Work In The East-End by Richard King

Story type: Essay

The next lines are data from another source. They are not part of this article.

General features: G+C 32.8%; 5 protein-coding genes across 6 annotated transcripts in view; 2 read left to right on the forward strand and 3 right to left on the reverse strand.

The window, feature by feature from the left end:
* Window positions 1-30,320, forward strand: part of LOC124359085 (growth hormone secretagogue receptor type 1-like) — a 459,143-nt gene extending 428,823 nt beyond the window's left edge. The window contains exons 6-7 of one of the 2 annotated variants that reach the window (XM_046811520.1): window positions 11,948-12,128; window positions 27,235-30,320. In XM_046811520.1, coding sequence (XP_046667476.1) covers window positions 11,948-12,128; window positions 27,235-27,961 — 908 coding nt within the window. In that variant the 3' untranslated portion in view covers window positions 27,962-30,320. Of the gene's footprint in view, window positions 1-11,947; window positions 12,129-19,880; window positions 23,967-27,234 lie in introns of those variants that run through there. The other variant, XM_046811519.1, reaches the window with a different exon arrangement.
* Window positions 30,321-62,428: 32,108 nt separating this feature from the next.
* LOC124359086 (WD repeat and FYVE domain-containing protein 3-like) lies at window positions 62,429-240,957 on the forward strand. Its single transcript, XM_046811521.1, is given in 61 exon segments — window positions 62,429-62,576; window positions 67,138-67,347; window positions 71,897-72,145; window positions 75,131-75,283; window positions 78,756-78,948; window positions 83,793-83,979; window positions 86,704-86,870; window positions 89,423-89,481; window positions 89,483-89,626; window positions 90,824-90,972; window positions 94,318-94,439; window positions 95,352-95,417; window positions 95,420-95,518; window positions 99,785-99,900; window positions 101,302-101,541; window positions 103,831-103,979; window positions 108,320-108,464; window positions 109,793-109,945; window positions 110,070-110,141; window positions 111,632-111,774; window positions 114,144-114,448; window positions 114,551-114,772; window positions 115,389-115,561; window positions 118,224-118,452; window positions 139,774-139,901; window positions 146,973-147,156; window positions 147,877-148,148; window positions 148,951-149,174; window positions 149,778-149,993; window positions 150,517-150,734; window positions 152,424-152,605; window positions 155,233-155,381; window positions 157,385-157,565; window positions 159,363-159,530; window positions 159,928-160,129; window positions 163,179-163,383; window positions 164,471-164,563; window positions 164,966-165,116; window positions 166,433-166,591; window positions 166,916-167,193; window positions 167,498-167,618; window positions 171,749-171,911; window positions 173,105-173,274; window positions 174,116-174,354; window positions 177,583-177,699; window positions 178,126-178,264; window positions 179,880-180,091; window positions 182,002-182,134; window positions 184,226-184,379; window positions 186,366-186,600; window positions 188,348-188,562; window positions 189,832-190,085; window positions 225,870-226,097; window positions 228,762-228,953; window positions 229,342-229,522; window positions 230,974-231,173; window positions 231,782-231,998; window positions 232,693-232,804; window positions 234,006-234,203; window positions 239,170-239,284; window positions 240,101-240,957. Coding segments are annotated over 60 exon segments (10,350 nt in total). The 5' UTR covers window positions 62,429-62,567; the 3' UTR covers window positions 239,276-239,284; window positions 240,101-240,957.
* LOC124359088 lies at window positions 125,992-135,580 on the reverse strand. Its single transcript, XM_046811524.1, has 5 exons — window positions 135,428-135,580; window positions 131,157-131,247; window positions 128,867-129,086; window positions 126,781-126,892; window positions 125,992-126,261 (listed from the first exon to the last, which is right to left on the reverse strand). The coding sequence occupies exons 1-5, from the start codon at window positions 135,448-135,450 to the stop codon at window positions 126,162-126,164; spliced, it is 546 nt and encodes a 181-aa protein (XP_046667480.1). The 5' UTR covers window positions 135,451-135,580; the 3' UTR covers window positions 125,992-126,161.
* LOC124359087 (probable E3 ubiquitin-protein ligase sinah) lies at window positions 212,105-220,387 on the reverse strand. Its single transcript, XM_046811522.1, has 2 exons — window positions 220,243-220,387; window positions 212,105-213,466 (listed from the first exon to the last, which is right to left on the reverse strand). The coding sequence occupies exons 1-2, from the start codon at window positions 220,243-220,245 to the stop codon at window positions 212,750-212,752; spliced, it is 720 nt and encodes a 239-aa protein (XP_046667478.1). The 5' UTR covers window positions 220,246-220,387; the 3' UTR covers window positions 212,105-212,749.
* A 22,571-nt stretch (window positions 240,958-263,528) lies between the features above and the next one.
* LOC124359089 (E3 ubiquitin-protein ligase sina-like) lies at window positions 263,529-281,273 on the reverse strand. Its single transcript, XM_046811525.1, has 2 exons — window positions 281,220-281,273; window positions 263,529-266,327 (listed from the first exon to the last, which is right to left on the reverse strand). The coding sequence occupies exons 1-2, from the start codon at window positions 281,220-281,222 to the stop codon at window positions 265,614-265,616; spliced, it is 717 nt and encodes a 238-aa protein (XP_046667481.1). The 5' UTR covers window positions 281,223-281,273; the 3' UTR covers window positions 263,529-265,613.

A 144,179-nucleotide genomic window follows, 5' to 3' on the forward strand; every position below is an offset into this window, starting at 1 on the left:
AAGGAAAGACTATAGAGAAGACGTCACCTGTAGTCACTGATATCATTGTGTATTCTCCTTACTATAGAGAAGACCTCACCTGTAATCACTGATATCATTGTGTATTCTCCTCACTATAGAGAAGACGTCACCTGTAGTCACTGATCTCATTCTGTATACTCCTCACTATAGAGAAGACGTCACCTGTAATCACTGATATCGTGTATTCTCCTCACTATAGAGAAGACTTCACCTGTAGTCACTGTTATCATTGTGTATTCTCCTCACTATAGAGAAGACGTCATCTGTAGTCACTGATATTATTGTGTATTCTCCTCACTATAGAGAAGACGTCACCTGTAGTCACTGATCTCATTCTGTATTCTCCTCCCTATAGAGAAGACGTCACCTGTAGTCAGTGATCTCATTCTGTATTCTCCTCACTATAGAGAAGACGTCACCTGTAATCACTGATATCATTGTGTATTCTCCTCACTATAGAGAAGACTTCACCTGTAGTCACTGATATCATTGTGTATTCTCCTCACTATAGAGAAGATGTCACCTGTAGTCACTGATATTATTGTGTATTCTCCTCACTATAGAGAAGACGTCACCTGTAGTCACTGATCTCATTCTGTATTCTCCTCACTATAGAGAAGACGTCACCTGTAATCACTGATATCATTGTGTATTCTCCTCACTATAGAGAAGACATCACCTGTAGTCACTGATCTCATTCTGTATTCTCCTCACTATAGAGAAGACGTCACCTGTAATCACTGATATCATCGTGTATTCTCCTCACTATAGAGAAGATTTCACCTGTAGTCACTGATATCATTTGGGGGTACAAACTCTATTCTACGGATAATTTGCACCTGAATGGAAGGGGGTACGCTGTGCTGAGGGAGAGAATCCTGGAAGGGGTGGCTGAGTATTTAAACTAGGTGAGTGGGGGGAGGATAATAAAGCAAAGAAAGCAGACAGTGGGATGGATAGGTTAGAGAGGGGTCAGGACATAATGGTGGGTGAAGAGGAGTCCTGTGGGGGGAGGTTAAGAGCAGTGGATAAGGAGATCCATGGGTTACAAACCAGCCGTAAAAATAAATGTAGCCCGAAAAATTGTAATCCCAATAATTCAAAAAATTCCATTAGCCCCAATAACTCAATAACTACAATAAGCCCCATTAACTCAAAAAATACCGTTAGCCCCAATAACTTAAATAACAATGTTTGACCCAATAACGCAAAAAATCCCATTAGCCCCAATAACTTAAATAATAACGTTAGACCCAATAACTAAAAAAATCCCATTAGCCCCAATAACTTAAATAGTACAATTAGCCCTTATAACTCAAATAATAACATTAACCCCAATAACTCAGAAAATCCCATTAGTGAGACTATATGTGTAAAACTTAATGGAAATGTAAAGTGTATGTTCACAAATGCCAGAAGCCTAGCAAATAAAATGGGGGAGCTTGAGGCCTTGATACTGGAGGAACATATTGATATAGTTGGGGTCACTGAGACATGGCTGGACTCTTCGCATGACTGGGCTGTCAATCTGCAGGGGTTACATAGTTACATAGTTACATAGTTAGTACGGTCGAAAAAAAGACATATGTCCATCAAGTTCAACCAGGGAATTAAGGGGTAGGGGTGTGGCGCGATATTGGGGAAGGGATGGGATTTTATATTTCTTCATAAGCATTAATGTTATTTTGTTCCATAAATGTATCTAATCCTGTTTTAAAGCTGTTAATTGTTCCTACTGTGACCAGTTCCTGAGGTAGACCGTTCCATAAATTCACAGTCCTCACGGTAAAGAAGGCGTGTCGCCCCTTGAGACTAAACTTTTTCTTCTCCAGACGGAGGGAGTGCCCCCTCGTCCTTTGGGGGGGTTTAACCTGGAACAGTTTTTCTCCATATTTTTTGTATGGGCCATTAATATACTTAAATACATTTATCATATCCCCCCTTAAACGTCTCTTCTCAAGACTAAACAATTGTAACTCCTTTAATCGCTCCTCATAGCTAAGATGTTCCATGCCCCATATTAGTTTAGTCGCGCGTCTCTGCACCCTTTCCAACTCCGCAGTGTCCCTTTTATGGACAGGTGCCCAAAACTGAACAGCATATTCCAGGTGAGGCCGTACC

It seems to me that the poor need a friend more urgently than they need a pastor, or, if they must have a pastor–then the pastor must be completely disguised as a friend. I always wonder why it is the popular fallacy that the poor need religion more than the wealthy. My own experience is that you will find more real Christianity in Shoreditch than you will ever find in Mayfair–even though the “revealers” of it may drink and swear and otherwise lead outwardly debased lives. Well, the surroundings, the “atmosphere” in which they have been forced to live, encourage them in their blasphemy. I never marvel that they are often profane; I wonder more greatly that they are not infinitely more so. But it seems to me that you will “uplift” them far more by pulling down their filthy habitations than by preaching the “Word of God” at them at every available opportunity. They are the landlords, the profiteers, the members of Society who do so little to cleanse and purify the human life among the tenements, who require the “Word” more urgently than the enforced dwellers therein. Only the other evening I paid a visit to one of the general committee of the Oxford and Bermondsey Mission in the little flat which he occupies at the top of a huge building called “flats.” These flats consist of only two rooms, a bedroom and a kitchen. There are no “conveniences”–except some of an indescribably filthy nature which are mutually shared by the inhabitants of several flats, to their own necessary loss of self-respect and decency. And in these two-roomed flats families ranging from three to twelve members are forced to live, and for this benefit they must pay six shillings a week. How can youth reach its full perfection amid such surroundings–surroundings which can be multiplied hundreds of times in every part of London and our big cities? And when I know the magnificent “promise” of which this same youth is capable–the war showed it in one side of its greatness–and see the surroundings in which it must grow and expand, physically as well as spiritually, I marvel at its moral achievements and I hate the society which permits this splendid human material only by a stroke of luck ever to have its chance. For what has this youth of the slums got to live for? He can have no home-life amid the pigsties which are called his “home”, his strength is mostly thrust into blind alley occupations which he is forced to take, since his education has fitted him for nothing better, and he must accept them in order to live at all; and for his recreation, he is given the life of the streets and the public-house–nothing else. It is only such groups of unselfish men as are represented by the Oxford and Bermondsey Mission and by the men who run the London Working Boys’ Clubs in the poorest parts of London, together with those other men and women, clergymen and laymen, who are struggling to bring a little happiness and light into the lives of the men and boys of the East-end by providing them with comfort and warmth in the club houses and with healthy recreation for their hours of freedom, who are helping to kill Bolshevism at its roots. For it seems to me that youth is the supreme charge of those who have grown old. The salvation of the world will come through the young; the glory of the old is that age and experience have taught them to perceive this fact. Give the majority of men something noble to live for, and the vast majority will live up to their “star.”

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